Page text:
Not even six months after Novus International, Inc. fully launched its C.O.W.S. program, industry interest and acceptance of the service targeting cow comfort have exceeded expectations. Novus looks at the industry’s response as a signal that dairy producers are concerned about cow comfort on their farms and are looking for means of improvement. “C.O.W.S. is an exclusive program that has been tested and proven to work,” says Stephanie Gable, global marketing manager with Novus. “When cows are comfortable and healthy, they will perform better. We are confident C.O.W.S. helps our dairy customers – and the industry as a whole – achieve even greater levels of efficiency and productivity that will enhance overall sustainability.”

C.O.W.S. stands for Comfort, Oxidative Balance, Well-Being and Sustainability. The main feature of the C.O.W.S. program is a confidential, on-farm assessment. During the assessment, Novus specialists quantify the following factors to help U.S. producers measure their herds’ performance and to pinpoint opportunities for improvement:

• Cow lying time
• Lameness scores and hock health
• Facility design and management measures (including bedding quality, stall dimensions, neck rail placement, feed bunk space and more).

Following the assessment, each farm receives a customized report. The report compares the individual farm with benchmarks based on other farms in the region, so producers can gauge whether they have areas that they want to improve. The benchmarking phase of C.O.W.S. is complete with data from approximately 120 dairy operations in California, New Mexico, New York, Pennsylvania, Texas and Vermont. The program is being expanded to include the Midwest as well.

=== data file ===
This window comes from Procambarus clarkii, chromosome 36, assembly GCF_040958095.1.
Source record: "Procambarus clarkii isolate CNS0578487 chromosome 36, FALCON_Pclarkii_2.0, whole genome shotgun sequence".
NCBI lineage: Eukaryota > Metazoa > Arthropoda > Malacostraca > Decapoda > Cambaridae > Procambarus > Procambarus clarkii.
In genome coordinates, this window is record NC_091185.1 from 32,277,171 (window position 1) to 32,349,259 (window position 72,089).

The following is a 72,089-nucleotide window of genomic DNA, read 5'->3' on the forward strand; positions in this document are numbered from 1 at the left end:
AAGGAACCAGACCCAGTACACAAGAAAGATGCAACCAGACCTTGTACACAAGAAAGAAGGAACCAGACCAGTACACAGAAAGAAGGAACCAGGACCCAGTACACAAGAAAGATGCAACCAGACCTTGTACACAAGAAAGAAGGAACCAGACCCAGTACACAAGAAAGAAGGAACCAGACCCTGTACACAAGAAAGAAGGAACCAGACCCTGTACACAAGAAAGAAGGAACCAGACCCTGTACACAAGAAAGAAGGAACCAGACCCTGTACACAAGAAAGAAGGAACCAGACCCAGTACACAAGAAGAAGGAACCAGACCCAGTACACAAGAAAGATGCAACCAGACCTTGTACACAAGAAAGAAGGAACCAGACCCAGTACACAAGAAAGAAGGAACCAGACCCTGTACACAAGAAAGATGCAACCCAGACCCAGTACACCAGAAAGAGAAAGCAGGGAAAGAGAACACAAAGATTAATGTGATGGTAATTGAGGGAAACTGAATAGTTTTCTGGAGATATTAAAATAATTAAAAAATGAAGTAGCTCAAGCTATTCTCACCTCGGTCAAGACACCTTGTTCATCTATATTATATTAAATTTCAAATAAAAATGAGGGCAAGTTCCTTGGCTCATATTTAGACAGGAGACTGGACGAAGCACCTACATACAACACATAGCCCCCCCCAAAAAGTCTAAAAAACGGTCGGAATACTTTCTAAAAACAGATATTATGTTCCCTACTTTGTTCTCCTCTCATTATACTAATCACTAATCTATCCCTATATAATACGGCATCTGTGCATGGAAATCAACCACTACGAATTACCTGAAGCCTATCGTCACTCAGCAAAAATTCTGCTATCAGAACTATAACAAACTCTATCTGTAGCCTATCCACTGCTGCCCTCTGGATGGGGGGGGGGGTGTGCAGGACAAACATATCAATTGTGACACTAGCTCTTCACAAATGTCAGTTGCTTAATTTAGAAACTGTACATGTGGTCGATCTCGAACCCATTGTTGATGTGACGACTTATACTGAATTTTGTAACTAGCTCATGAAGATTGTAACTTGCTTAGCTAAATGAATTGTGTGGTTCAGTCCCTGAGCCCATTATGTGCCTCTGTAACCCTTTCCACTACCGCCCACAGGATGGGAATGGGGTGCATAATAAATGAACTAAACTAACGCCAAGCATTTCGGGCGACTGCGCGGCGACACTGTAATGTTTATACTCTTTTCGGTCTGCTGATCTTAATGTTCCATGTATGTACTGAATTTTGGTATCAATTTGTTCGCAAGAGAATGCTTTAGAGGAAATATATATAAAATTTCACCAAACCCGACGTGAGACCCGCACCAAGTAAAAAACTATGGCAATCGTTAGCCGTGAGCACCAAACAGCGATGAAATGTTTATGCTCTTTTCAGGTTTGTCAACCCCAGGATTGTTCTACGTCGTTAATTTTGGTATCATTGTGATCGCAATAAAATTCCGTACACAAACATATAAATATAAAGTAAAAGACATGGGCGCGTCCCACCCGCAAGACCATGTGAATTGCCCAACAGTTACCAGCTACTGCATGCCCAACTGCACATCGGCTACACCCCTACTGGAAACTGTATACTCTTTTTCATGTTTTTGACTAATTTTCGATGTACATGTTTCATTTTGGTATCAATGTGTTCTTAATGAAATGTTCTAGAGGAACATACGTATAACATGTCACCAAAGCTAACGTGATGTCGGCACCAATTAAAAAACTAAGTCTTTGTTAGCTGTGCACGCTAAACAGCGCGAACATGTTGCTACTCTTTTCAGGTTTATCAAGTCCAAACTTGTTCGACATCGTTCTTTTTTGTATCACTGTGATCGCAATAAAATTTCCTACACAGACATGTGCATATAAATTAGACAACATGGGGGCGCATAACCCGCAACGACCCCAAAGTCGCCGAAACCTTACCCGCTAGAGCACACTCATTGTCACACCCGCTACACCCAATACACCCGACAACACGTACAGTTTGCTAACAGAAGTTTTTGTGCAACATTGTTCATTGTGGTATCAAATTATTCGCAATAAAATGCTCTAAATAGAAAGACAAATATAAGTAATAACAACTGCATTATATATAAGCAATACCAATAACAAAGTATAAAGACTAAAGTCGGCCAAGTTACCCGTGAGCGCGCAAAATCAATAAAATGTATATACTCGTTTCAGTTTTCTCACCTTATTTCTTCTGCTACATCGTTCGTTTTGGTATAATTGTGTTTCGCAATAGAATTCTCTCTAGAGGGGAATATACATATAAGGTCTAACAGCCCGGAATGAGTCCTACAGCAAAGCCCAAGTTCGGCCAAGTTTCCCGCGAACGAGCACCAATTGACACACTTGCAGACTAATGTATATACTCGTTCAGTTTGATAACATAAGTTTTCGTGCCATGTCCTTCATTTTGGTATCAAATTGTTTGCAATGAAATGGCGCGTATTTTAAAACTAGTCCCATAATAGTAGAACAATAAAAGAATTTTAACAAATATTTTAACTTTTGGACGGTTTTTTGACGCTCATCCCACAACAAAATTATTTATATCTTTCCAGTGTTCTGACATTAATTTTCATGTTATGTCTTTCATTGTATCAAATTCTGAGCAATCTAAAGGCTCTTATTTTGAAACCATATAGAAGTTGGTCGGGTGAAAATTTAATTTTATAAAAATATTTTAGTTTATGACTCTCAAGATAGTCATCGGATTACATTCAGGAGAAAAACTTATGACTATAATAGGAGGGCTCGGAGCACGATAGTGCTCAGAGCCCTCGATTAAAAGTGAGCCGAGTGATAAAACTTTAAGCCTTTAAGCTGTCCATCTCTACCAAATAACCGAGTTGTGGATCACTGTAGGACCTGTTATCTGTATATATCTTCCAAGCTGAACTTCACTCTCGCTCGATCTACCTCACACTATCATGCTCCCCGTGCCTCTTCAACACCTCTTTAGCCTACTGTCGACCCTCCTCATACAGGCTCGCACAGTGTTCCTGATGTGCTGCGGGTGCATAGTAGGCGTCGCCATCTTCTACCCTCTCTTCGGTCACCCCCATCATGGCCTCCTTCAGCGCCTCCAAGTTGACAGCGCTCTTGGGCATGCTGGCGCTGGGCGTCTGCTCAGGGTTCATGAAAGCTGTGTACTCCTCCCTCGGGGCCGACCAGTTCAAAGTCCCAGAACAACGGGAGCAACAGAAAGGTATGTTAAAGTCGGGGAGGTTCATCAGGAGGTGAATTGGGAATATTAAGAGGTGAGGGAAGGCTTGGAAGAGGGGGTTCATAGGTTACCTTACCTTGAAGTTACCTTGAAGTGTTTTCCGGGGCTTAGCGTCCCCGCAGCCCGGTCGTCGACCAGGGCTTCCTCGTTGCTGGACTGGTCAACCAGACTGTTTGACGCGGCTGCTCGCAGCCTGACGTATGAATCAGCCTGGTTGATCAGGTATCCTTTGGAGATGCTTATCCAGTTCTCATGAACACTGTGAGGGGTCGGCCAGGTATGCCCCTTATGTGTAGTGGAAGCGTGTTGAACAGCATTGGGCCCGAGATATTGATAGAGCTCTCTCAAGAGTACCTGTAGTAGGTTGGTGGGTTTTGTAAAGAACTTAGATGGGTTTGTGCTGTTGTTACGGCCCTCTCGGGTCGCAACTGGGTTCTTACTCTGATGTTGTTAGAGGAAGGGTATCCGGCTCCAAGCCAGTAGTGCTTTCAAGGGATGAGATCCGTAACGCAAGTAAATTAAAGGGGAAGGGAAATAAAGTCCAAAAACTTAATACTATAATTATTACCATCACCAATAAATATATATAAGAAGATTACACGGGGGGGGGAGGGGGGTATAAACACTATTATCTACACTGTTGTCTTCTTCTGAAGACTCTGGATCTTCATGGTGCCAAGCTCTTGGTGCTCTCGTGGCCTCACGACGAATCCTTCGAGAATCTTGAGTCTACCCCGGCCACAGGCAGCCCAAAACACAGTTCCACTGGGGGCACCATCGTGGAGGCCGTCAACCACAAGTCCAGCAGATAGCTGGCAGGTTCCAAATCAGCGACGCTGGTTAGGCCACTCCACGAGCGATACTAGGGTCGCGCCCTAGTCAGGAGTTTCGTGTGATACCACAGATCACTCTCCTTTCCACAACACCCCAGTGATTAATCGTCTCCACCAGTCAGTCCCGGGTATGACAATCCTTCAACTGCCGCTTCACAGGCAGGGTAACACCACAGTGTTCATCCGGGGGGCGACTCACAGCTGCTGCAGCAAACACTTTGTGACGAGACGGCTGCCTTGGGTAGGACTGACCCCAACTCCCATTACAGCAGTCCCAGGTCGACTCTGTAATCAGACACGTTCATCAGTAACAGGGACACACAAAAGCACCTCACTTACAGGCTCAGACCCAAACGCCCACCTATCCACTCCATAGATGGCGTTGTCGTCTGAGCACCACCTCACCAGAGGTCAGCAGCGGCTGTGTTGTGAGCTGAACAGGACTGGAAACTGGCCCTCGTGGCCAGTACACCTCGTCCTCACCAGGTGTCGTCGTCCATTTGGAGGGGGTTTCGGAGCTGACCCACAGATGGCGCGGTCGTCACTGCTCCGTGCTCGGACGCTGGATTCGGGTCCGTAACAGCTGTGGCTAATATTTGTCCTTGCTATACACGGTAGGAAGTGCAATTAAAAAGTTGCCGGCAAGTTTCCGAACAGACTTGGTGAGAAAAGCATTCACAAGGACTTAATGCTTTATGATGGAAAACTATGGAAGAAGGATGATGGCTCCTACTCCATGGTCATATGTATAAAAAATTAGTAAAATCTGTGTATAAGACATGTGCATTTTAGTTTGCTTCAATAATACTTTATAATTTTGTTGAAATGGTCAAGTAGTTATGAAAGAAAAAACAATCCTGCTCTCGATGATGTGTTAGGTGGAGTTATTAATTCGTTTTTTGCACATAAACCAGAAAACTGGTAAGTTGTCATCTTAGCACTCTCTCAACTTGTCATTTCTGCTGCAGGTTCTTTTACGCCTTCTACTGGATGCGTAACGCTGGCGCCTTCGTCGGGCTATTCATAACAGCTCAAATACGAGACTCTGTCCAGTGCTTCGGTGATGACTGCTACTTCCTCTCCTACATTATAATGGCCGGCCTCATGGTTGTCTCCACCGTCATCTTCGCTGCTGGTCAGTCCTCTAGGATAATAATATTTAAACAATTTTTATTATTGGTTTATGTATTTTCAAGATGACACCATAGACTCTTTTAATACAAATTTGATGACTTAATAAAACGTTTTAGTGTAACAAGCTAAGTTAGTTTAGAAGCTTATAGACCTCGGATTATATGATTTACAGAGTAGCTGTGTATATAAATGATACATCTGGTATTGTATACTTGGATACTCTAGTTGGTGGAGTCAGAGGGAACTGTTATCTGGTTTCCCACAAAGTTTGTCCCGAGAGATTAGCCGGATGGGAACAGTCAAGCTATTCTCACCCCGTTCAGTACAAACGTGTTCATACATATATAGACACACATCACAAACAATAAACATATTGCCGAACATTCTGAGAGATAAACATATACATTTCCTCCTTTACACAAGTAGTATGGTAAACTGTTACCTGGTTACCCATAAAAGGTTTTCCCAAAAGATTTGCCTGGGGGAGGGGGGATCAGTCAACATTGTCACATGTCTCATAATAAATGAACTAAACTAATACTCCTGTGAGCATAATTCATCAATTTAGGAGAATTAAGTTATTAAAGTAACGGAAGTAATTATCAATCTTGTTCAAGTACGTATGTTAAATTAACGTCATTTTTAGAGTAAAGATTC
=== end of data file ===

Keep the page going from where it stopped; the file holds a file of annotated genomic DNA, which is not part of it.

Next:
The measurement factors of C.O.W.S. are based on the research of Marina von Keyserlingk and Daniel Weary, professors of animal behavior and welfare with The University of British Columbia.


While Novus continues with the next step after the benchmarking phase and starts on-farm assessment as a service, the research behind the program will not end. One of the research areas of which von Keyserlingk stresses the importance is returning to the farms included in the benchmarking phase.

“If we are going to sustain change, we need to go back and find out what information resonates with the producers,” she adds. “Change needs to come from the bottom up. The producer needs to be the main stakeholder working with the nutritionist, herdsmen, hoof trimmer, veterinarian, feed salesman and other people who play active roles in the herd’s well-being, to facilitate sustaining improvements for the cows’ welfare and productivity.” PD

—From Novus International news release